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Temptation (2018)

Temptation Horror Movie Review

A young sex worker descends into isolation but struggles with his inner demons.

Temptation Horror Movie Review


From film maker Richard J. Moir comes the "experimental" drama, Temptation. Temptation is the story of a young sex worker, and the life he lives - it's a step into a world that many of us never see. Set in London, the protagonist going under the name "boy" leads a tortured existence, beaten by his clients, and eventually falling foul of street crime. It's a hard film to give many details about because of the existential nature of it.

But, that aside, it is beautiful

Shot almost entirely in black and white, Temptation mixes surreal imagery with gritty urban realism, set to a haunting classical soundtrack. Even if you find the film ambling along, with very little in the way of plot development, you cannot remove your eyes from the screen - the feature is somewhat engrossing, but does very little.

With Richard J. Moir doing a great deal of the work both in front of the camera, and behind it, you
cannot help but say that this is his 'baby'. And it has seen some love, believe me.

Moir's direction is near flawless. Each shot is chosen with care, and while some of them are odd, none of it detracts from the surrealism of the film, and just engrosses you further. The editing is excellent, and sound design is solid. IMDB states that the budget is estimated at £800. The film feels so much more than that. This man needs awards.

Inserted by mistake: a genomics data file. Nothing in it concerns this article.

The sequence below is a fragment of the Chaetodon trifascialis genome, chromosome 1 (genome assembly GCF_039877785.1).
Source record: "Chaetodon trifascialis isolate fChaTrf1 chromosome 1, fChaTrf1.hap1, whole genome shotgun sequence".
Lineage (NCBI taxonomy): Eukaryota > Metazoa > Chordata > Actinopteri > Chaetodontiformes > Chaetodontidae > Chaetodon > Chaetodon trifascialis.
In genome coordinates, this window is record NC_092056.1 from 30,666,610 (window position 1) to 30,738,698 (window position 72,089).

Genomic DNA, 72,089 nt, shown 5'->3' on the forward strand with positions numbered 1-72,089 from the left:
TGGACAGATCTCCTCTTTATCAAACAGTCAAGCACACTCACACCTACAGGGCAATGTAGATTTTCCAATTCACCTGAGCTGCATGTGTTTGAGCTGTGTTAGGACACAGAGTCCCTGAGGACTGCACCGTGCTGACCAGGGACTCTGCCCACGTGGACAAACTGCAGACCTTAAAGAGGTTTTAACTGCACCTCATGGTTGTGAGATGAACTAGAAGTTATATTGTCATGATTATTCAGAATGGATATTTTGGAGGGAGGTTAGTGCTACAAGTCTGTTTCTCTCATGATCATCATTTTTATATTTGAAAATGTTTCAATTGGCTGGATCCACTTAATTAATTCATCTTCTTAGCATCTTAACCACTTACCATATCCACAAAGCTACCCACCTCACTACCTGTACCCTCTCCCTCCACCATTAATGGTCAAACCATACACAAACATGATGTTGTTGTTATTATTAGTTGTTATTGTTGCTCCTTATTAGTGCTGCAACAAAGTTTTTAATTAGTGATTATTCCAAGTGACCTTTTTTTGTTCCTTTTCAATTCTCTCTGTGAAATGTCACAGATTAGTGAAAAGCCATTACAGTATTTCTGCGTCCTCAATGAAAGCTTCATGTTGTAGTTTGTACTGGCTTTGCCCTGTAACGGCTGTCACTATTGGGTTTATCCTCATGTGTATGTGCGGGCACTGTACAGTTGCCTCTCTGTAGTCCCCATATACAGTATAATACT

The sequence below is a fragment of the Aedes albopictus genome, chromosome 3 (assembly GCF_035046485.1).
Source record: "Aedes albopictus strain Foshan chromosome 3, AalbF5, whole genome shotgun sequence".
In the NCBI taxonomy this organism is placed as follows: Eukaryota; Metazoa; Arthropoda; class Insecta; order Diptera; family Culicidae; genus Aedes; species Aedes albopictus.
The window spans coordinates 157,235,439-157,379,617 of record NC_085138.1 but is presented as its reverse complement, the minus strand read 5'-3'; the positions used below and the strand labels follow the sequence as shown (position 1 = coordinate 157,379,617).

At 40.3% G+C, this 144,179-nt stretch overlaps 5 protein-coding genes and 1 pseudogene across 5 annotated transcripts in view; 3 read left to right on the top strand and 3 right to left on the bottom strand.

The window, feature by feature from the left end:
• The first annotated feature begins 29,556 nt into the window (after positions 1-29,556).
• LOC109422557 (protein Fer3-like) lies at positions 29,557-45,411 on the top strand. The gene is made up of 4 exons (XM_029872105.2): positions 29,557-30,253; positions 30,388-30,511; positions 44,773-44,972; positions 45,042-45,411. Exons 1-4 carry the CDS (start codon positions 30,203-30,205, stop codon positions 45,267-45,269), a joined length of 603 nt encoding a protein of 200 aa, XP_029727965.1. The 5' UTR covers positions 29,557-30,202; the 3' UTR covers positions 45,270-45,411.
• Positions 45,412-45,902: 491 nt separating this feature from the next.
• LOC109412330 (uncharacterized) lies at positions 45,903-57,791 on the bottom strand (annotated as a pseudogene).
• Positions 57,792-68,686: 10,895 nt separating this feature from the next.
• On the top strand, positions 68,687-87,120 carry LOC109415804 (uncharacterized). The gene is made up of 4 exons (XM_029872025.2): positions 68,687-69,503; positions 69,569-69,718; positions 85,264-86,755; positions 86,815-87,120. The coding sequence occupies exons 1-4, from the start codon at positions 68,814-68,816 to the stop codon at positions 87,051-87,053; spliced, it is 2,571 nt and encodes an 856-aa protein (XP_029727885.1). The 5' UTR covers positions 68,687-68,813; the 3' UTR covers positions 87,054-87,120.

Moir is no slouch in front of the camera either, and his portrayal of lead Boy, is excellent.

Fiona Gent does a grand job of girl next door, Anna, leading the story into further strangeness, and there is a stand out performance from Christopher Rithin as Austin. The intercut segments of ballet dancing are entrancing. It all weaves together into a mesmerizing film.

While the film itself is still doing the rounds at the film festivals we hope that all involved are putting together their ideas for another feature, because this one is solid as a rock. No, it's not for everyone, and yes, the subject matter might put some off, and no, I didn't fully understand the last scene of the film...but this is a film to be experienced

See it when you can. Spellbinding stuff.


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